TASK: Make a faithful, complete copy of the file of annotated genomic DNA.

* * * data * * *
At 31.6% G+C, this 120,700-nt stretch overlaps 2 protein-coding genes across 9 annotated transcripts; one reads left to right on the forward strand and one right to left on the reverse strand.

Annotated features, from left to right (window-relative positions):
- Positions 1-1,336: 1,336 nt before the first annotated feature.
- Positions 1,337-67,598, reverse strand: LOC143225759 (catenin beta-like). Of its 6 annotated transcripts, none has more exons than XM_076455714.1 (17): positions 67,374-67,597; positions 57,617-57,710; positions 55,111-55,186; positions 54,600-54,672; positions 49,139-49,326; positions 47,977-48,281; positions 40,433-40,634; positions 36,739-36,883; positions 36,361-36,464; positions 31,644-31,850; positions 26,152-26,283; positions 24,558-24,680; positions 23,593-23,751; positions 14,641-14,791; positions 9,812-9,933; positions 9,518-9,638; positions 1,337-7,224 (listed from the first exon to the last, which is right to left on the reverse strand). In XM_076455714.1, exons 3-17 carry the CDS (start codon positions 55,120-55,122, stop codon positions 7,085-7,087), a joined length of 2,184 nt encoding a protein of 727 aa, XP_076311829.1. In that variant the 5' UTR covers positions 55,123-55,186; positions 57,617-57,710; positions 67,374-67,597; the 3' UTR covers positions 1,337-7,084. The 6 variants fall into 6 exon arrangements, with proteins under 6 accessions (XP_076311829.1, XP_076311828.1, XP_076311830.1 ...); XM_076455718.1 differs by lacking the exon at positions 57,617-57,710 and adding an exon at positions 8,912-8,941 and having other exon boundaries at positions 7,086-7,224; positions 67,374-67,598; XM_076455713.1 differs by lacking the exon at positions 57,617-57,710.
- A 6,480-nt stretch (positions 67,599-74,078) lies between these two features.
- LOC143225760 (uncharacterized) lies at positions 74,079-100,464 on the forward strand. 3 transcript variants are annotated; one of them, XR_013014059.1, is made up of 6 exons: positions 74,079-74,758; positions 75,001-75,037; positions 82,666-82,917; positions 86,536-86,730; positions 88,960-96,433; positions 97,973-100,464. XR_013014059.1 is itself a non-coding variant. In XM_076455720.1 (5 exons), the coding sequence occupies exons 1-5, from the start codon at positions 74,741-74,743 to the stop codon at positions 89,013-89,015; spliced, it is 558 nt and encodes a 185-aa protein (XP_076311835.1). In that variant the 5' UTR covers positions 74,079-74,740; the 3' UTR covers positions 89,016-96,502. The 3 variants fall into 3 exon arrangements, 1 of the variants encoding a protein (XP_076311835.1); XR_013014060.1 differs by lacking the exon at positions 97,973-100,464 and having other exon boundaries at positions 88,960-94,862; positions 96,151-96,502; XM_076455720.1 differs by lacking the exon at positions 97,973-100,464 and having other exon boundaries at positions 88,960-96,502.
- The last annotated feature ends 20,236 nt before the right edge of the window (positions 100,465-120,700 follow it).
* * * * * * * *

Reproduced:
At 31.6% G+C, this 120,700-nt stretch overlaps 2 protein-coding genes across 9 annotated transcripts; one reads left to right on the forward strand and one right to left on the reverse strand.

Annotated features, from left to right (window-relative positions):
- Positions 1-1,336: 1,336 nt before the first annotated feature.
- Positions 1,337-67,598, reverse strand: LOC143225759 (catenin beta-like). Of its 6 annotated transcripts, none has more exons than XM_076455714.1 (17): positions 67,374-67,597; positions 57,617-57,710; positions 55,111-55,186; positions 54,600-54,672; positions 49,139-49,326; positions 47,977-48,281; positions 40,433-40,634; positions 36,739-36,883; positions 36,361-36,464; positions 31,644-31,850; positions 26,152-26,283; positions 24,558-24,680; positions 23,593-23,751; positions 14,641-14,791; positions 9,812-9,933; positions 9,518-9,638; positions 1,337-7,224 (listed from the first exon to the last, which is right to left on the reverse strand). In XM_076455714.1, exons 3-17 carry the CDS (start codon positions 55,120-55,122, stop codon positions 7,085-7,087), a joined length of 2,184 nt encoding a protein of 727 aa, XP_076311829.1. In that variant the 5' UTR covers positions 55,123-55,186; positions 57,617-57,710; positions 67,374-67,597; the 3' UTR covers positions 1,337-7,084. The 6 variants fall into 6 exon arrangements, with proteins under 6 accessions (XP_076311829.1, XP_076311828.1, XP_076311830.1 ...); XM_076455718.1 differs by lacking the exon at positions 57,617-57,710 and adding an exon at positions 8,912-8,941 and having other exon boundaries at positions 7,086-7,224; positions 67,374-67,598; XM_076455713.1 differs by lacking the exon at positions 57,617-57,710.
- A 6,480-nt stretch (positions 67,599-74,078) lies between these two features.
- LOC143225760 (uncharacterized) lies at positions 74,079-100,464 on the forward strand. 3 transcript variants are annotated; one of them, XR_013014059.1, is made up of 6 exons: positions 74,079-74,758; positions 75,001-75,037; positions 82,666-82,917; positions 86,536-86,730; positions 88,960-96,433; positions 97,973-100,464. XR_013014059.1 is itself a non-coding variant. In XM_076455720.1 (5 exons), the coding sequence occupies exons 1-5, from the start codon at positions 74,741-74,743 to the stop codon at positions 89,013-89,015; spliced, it is 558 nt and encodes a 185-aa protein (XP_076311835.1). In that variant the 5' UTR covers positions 74,079-74,740; the 3' UTR covers positions 89,016-96,502. The 3 variants fall into 3 exon arrangements, 1 of the variants encoding a protein (XP_076311835.1); XR_013014060.1 differs by lacking the exon at positions 97,973-100,464 and having other exon boundaries at positions 88,960-94,862; positions 96,151-96,502; XM_076455720.1 differs by lacking the exon at positions 97,973-100,464 and having other exon boundaries at positions 88,960-96,502.
- The last annotated feature ends 20,236 nt before the right edge of the window (positions 100,465-120,700 follow it).